It's kind of hard to imagine that any agency could be more disorganized than San Francisco's Housing Authority which can't keep its records straight long enough to collect a month's worth of rent. But it appears that Pacific Gas and Electric Co. might be surpassing the SFHA's notoriously shoddy record-keeping.
While PG&E continues to try and locate important documents that could probably save other communities from a San Bruno-style blast, Sens. Dianne Feinstein and Barbara Boxer (D-Calif.) have introduced legislation to -- at the very minimum -- make people feel better about the natural gas pipes buried below them.
The bill, which was introduced on Monday, would double the number of pipeline safety inspectors and mandate the use of new technology to detect corrosion in pipes before it is too late.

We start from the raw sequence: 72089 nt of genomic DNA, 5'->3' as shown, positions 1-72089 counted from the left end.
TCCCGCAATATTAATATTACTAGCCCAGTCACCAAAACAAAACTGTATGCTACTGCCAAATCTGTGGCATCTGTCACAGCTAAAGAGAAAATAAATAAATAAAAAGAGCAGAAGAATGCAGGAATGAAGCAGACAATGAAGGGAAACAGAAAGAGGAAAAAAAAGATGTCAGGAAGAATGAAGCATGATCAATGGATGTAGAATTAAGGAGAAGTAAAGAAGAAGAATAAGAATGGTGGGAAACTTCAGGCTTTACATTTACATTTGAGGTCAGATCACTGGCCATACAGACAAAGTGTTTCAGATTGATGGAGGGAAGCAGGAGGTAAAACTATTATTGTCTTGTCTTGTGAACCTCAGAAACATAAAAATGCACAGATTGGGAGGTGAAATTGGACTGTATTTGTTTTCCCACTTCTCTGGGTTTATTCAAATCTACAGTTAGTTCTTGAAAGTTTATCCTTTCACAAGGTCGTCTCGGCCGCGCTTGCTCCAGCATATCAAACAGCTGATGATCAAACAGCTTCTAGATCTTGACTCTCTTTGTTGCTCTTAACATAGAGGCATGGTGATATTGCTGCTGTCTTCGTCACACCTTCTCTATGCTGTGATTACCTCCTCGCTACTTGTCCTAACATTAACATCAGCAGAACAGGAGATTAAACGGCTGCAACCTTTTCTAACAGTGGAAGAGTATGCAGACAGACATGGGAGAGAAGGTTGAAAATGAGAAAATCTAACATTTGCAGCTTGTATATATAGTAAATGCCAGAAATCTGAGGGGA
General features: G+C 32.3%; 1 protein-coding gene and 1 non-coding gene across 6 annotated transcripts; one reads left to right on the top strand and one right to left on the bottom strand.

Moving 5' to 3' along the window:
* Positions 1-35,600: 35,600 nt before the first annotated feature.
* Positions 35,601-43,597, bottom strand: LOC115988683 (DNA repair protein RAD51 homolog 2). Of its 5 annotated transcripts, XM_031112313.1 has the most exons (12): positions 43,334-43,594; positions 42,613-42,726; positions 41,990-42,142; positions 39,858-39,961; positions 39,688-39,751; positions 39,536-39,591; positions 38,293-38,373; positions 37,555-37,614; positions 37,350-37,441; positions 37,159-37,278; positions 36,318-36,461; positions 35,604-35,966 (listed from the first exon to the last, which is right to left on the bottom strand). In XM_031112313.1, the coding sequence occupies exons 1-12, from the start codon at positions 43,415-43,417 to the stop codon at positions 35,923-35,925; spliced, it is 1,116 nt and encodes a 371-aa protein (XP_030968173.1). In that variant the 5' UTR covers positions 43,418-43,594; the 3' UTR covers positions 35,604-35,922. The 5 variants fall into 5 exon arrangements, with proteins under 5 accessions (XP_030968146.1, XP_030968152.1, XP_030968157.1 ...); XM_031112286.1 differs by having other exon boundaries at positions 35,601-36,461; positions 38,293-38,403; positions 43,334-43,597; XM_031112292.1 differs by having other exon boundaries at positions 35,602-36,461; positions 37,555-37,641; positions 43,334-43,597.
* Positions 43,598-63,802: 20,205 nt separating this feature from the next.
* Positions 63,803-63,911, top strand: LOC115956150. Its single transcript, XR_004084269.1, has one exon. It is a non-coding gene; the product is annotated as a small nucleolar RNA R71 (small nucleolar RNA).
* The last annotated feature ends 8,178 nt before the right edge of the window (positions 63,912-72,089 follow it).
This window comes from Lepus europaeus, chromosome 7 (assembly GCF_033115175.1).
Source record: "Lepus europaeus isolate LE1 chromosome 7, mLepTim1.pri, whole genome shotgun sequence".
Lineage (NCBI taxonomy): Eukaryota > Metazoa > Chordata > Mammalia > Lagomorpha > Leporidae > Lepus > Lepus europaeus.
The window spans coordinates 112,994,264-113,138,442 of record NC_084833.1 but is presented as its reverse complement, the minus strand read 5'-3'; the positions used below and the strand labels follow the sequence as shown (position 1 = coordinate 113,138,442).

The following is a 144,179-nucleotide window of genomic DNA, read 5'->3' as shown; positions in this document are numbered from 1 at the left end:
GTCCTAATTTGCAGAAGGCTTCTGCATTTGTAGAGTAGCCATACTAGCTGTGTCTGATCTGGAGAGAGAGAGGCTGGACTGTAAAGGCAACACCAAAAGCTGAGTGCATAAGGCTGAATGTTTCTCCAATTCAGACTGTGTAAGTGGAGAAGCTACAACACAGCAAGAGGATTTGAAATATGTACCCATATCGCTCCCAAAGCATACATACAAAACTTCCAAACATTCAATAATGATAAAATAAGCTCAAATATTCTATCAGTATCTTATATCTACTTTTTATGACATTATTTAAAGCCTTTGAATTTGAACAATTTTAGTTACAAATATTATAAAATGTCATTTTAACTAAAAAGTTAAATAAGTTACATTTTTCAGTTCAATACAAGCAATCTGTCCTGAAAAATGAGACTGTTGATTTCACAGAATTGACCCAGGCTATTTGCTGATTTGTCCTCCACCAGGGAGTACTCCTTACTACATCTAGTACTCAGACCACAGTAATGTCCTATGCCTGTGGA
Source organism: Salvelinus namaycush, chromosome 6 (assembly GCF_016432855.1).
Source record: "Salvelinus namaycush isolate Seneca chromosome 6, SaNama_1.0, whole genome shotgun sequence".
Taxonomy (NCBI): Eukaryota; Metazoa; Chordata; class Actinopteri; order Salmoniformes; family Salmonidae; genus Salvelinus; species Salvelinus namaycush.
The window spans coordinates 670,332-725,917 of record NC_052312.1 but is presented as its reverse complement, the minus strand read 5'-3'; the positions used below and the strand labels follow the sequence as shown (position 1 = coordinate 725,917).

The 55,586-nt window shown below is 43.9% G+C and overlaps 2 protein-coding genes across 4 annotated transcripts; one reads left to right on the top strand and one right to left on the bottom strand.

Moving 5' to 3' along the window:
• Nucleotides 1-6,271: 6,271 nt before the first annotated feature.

It would also increase penalties for companies that fail to obey federal
regulations, like keeping track of pipeline safety documents.
"Americans shouldn't have to worry that the pipes beneath their feet will explode," Feinstein said.
No, they really shouldn't, but they do -- and for good reason.
The legislation was rolled out a few days after Congresswoman Jackie Speier said she was "appalled" by PG&E's record-keeping. The company has not been able to produce the right records that would show where there are other weaknesses in pipelines across Northern California. These records could help communities prevent another blast like the one in San Bruno on Sept. 9, 2010, which killed eight people, destroyed homes and injured dozens of others.
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